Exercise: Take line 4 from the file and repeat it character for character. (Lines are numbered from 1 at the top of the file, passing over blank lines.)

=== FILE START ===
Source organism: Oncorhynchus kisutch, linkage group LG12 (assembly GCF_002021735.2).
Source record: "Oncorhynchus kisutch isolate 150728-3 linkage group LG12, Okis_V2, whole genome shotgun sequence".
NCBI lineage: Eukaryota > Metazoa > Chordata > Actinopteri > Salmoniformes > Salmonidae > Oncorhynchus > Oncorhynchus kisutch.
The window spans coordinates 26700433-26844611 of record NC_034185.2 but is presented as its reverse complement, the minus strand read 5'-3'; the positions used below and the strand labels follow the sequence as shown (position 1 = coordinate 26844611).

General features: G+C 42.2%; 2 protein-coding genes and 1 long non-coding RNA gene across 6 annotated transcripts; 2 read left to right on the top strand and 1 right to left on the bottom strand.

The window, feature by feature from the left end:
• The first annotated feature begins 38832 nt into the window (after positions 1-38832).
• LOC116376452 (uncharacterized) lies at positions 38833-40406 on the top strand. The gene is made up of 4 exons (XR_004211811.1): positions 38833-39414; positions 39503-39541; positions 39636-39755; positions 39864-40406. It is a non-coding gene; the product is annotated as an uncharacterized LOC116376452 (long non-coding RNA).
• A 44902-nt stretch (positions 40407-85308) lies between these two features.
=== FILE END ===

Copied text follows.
The window spans coordinates 26700433-26844611 of record NC_034185.2 but is presented as its reverse complement, the minus strand read 5'-3'; the positions used below and the strand labels follow the sequence as shown (position 1 = coordinate 26844611).